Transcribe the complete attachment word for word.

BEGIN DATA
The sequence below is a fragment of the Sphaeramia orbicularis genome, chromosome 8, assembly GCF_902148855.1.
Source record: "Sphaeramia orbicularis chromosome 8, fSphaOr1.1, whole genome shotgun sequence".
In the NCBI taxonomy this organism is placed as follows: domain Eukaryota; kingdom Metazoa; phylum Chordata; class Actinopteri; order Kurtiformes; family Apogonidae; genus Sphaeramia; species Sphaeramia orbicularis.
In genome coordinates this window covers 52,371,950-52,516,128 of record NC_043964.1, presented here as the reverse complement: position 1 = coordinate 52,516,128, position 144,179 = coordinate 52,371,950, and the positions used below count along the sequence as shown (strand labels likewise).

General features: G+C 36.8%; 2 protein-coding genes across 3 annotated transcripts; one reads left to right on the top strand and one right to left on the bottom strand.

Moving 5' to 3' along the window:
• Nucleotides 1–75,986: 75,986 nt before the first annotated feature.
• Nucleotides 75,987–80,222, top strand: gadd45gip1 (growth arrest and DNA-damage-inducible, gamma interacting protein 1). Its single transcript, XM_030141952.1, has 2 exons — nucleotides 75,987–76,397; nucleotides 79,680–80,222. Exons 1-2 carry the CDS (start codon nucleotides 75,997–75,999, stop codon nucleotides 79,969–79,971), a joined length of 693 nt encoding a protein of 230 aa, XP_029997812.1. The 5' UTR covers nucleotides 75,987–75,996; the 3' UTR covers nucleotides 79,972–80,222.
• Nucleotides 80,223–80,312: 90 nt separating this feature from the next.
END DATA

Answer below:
The sequence below is a fragment of the Sphaeramia orbicularis genome, chromosome 8, assembly GCF_902148855.1.
Source record: "Sphaeramia orbicularis chromosome 8, fSphaOr1.1, whole genome shotgun sequence".
In the NCBI taxonomy this organism is placed as follows: domain Eukaryota; kingdom Metazoa; phylum Chordata; class Actinopteri; order Kurtiformes; family Apogonidae; genus Sphaeramia; species Sphaeramia orbicularis.
In genome coordinates this window covers 52,371,950-52,516,128 of record NC_043964.1, presented here as the reverse complement: position 1 = coordinate 52,516,128, position 144,179 = coordinate 52,371,950, and the positions used below count along the sequence as shown (strand labels likewise).

General features: G+C 36.8%; 2 protein-coding genes across 3 annotated transcripts; one reads left to right on the top strand and one right to left on the bottom strand.

Moving 5' to 3' along the window:
• Nucleotides 1–75,986: 75,986 nt before the first annotated feature.
• Nucleotides 75,987–80,222, top strand: gadd45gip1 (growth arrest and DNA-damage-inducible, gamma interacting protein 1). Its single transcript, XM_030141952.1, has 2 exons — nucleotides 75,987–76,397; nucleotides 79,680–80,222. Exons 1-2 carry the CDS (start codon nucleotides 75,997–75,999, stop codon nucleotides 79,969–79,971), a joined length of 693 nt encoding a protein of 230 aa, XP_029997812.1. The 5' UTR covers nucleotides 75,987–75,996; the 3' UTR covers nucleotides 79,972–80,222.
• Nucleotides 80,223–80,312: 90 nt separating this feature from the next.